Setup seems ok. My shoulders are a little rounded,  and back a little bent, but I like the distance from the ball,  and stance.   Interesting to note that I’m setup for the right side of the fairway, thinking draw, then hitting slice. The top of the takeaway on the next shot is revealing:

The club angle at the top is far too upright. Looks like I am set up to return the club back to the ball outside in, playing slice only. Funny thing: on the next hole, I set up facing the left side of the fairway expecting to play a fade, relaxed, swung inside-out, and crushed it perfectly straight…out of the fairway.

My remedy was to pull out my driver and truly swing easier. I started hitting the fairway again, and managed to relax my swing overall. But I never would have known what the problem was if I hadn’t asked one of my teammates to snap some photos of me. Interesting to note, and I’m going to try and make a habit of using a camera on occassion.

My putting was on fire, until I started thinking about what each putt meant. But early on I was dropping huge putts for net birdies and even a net eagle. I missed two crucial putts on the last four holes, and re-grouped to make the only birdie on our final hole of the day, a downhill, 186-yard par-3.  In fact, it was my drive and my putt that gave us our only birdie on that hole. Gotta love high handicaps and net birds.

Techno-Love: Range Finders

When I first took up golf, my wife said, “Well, at least it’s not a gear sport.” I presumed she was kidding. It took us both a few months to figure out she wasn’t, and it is.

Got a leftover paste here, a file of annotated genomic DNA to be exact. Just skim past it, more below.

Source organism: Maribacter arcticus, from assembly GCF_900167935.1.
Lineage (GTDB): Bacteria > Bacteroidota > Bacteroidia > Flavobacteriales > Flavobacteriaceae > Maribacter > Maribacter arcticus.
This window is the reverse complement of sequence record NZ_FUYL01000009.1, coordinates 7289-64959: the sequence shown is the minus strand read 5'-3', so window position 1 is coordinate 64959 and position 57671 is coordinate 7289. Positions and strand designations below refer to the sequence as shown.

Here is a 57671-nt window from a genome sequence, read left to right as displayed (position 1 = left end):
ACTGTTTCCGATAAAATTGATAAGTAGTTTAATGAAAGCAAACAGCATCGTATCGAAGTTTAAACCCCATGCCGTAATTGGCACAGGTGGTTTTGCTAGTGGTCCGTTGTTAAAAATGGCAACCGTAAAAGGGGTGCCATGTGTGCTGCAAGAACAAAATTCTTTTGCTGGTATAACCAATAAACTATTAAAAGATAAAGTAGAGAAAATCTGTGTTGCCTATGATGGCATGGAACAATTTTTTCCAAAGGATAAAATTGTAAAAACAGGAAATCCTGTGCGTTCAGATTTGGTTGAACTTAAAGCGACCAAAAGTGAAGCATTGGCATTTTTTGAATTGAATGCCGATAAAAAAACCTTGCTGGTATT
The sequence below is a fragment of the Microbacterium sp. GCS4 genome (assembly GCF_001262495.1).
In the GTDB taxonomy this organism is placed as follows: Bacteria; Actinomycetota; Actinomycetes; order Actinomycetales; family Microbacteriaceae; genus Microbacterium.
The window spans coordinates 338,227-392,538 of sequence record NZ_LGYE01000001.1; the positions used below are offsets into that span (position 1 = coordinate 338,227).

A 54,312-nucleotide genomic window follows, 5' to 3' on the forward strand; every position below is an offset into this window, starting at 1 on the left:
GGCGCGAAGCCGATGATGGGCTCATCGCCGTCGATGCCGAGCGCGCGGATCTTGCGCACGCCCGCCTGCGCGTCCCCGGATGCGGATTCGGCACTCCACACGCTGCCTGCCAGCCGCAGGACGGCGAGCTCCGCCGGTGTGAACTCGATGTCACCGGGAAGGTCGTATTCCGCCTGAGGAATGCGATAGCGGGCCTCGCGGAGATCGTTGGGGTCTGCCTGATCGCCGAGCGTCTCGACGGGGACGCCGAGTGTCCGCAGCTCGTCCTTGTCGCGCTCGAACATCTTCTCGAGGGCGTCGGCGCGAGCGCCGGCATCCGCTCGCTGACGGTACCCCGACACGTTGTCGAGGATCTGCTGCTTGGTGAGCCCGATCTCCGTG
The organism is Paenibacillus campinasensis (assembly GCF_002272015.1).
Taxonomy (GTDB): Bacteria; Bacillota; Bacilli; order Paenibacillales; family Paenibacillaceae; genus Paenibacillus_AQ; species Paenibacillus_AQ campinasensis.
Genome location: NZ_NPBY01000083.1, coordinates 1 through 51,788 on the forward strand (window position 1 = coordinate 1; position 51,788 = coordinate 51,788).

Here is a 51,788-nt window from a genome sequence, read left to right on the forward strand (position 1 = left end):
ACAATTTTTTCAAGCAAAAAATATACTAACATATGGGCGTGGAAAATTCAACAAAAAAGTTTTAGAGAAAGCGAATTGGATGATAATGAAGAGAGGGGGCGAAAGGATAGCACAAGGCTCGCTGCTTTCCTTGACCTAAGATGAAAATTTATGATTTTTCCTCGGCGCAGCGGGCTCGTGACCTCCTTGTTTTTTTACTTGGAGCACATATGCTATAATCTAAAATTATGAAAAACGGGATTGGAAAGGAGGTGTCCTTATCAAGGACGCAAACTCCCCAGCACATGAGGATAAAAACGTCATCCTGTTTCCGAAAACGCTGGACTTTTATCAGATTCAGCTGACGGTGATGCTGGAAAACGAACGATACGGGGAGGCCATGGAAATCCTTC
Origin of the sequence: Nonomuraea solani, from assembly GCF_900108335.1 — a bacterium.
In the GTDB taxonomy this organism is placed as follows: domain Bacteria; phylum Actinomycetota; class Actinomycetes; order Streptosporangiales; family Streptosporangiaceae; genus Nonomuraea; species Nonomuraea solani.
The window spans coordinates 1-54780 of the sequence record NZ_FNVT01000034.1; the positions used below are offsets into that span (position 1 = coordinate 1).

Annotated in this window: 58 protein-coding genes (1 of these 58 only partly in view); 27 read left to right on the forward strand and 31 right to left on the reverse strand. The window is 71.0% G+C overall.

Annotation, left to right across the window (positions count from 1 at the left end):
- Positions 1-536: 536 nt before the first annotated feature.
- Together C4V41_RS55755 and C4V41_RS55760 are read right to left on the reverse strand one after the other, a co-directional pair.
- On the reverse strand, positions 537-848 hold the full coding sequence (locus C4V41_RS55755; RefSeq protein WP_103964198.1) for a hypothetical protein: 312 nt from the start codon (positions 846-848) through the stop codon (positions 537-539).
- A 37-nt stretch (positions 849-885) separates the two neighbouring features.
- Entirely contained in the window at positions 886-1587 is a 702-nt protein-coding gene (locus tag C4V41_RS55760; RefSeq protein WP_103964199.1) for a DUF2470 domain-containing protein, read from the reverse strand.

The product cycle of new golf technology is now down to a staggeringly short six-month time period. Drivers that used to be considered “current” for two years are now rotated out of the prime retail locations twice a year. The Golf Channel has Fore Inventors Only, a program dedicated solely to inventors who are trying to create golf’s Next Big Thing™.

I’m a technology and gadget fiend. I watched Fore Inventors Only with a passion, but have yet to buy any of the products on the show. I keep meaning to, just to support the people I rooted for, but it really isn’t that big a hassle for me to bend over and pick my clubs up off of the ground when I’m out of a cart near the green.

One of the places I did invest in golf technology, however, was a set of range-finders. I say “invest” because any technology I acquire for golf should come with a payoff. In this case, I had three goals:

1. Learn how far I hit each of my clubs,

2. Know how far I have to every target zone, and

3. Learn how to gauge distance

There are a variety of range finders on the market, and they come down to two basic types: binoculars/laser or GPS. I thought that the various GPS devices available were easily the sexiest, and not just because Natalie Gulbis is the front-woman for SkyCaddie.

In the end, however, I went with a set of Bushnell Pinseeker 1500’s, with slope. Sure, they’re not legal for tournament play, but I don’t play tournaments. And what they help me accomplish, the key differentiator between them and the SkyCaddie, was determine how far I’m hitting my clubs, each and every day.

SkyCaddie does have a function that will enable you to measure off a paced distance: click a button, start walking, and click again and it gives you the distance between the two points. Brilliant for measuring how far you bombed that last drive, not recommended for finding out exactly how far it is to the yellow flag on your local driving range. Let alone all of the flags at the range, that sand trap I keep hitting into, and how far my last wedge shot flew.